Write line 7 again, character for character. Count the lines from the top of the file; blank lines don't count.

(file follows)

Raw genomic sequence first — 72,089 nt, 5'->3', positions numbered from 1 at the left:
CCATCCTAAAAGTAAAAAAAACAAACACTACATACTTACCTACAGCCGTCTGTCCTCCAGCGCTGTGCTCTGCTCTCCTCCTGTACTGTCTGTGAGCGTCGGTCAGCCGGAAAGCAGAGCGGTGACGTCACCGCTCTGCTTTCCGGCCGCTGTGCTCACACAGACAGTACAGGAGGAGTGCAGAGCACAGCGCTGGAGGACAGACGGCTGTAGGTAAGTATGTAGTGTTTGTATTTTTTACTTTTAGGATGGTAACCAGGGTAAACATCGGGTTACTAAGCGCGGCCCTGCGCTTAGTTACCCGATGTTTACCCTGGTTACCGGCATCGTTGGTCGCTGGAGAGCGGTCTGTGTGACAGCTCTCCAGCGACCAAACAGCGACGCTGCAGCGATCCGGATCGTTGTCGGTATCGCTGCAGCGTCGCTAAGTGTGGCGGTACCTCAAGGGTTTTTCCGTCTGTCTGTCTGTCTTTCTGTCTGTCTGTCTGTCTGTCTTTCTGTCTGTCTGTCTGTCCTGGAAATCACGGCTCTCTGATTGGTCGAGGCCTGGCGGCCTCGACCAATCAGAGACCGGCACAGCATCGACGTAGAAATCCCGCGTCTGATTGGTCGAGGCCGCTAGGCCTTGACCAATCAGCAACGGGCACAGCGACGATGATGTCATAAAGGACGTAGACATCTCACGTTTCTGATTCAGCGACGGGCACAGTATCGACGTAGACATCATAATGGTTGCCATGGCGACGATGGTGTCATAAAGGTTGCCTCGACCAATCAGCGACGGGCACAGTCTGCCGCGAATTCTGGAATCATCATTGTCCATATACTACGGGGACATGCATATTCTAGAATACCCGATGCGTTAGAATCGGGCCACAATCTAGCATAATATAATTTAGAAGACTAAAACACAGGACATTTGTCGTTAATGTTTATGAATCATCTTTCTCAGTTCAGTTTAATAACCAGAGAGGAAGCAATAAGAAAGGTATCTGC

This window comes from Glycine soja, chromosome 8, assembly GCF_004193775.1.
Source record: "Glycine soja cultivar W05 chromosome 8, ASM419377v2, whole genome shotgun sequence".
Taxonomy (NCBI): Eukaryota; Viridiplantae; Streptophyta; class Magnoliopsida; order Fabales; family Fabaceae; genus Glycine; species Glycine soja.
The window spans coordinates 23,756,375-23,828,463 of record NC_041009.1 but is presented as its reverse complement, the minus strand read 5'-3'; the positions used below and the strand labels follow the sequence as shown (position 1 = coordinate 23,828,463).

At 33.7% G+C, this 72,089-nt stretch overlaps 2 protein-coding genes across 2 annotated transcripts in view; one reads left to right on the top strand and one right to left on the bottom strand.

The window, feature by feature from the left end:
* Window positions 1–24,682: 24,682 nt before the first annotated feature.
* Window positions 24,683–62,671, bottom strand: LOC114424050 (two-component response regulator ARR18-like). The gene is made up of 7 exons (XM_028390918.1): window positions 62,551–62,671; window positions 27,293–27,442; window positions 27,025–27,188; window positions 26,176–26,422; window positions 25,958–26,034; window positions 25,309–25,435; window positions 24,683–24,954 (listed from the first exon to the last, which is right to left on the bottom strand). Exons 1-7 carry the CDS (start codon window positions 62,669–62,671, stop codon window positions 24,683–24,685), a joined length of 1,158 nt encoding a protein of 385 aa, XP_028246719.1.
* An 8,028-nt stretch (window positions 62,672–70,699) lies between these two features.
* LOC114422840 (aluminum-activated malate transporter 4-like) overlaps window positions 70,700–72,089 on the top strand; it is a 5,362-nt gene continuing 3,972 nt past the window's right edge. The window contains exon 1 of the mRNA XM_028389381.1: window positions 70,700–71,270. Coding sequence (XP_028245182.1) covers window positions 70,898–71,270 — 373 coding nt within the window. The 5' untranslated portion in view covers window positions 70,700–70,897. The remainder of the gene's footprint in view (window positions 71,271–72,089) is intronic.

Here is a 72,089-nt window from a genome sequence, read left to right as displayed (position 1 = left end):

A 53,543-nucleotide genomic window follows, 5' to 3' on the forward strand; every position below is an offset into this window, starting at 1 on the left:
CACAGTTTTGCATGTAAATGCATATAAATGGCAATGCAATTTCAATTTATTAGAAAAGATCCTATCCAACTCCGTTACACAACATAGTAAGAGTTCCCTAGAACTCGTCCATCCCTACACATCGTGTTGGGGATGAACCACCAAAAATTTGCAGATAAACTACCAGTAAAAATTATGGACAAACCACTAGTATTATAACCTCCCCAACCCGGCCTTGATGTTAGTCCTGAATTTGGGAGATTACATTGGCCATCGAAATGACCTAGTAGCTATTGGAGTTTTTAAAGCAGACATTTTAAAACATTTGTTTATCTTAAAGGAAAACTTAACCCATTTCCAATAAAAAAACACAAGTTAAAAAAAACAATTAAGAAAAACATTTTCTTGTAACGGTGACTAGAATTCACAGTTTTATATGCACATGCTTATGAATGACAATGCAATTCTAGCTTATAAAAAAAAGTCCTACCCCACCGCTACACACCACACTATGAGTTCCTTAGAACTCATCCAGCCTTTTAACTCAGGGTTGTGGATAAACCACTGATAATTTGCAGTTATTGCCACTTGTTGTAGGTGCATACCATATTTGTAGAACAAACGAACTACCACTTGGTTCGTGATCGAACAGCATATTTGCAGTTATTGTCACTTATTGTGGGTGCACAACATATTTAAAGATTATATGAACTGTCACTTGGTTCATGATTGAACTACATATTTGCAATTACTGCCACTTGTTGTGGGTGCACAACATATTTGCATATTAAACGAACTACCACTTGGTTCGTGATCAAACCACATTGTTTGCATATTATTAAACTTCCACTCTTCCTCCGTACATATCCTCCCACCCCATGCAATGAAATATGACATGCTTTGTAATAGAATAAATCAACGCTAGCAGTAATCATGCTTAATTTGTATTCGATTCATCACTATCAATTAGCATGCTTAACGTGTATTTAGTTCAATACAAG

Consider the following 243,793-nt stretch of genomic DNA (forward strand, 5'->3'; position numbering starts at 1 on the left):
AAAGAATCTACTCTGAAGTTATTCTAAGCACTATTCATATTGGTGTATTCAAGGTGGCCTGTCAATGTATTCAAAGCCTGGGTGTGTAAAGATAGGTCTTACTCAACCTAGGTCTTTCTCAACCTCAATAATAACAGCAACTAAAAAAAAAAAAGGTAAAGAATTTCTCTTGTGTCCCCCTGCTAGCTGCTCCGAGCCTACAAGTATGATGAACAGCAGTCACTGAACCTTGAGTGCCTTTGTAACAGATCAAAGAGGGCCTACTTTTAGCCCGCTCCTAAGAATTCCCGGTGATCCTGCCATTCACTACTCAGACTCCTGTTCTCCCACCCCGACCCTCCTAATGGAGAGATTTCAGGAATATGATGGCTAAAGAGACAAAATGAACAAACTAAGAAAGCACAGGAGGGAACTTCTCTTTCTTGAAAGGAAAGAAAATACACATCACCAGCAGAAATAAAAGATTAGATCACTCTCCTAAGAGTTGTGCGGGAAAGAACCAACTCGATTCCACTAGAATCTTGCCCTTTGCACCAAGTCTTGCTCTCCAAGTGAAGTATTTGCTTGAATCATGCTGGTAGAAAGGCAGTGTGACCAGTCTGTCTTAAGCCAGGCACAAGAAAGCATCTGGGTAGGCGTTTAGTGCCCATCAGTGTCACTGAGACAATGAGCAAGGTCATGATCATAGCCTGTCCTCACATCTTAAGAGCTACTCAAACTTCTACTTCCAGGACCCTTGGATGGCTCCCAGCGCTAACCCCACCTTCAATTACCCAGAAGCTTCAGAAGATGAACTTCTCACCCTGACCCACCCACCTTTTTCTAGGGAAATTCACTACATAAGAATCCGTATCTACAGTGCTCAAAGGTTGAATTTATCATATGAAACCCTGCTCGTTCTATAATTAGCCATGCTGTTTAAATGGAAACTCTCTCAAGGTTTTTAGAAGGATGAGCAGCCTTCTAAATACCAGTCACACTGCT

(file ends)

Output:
At 33.7% G+C, this 72,089-nt stretch overlaps 2 protein-coding genes across 2 annotated transcripts in view; one reads left to right on the top strand and one right to left on the bottom strand.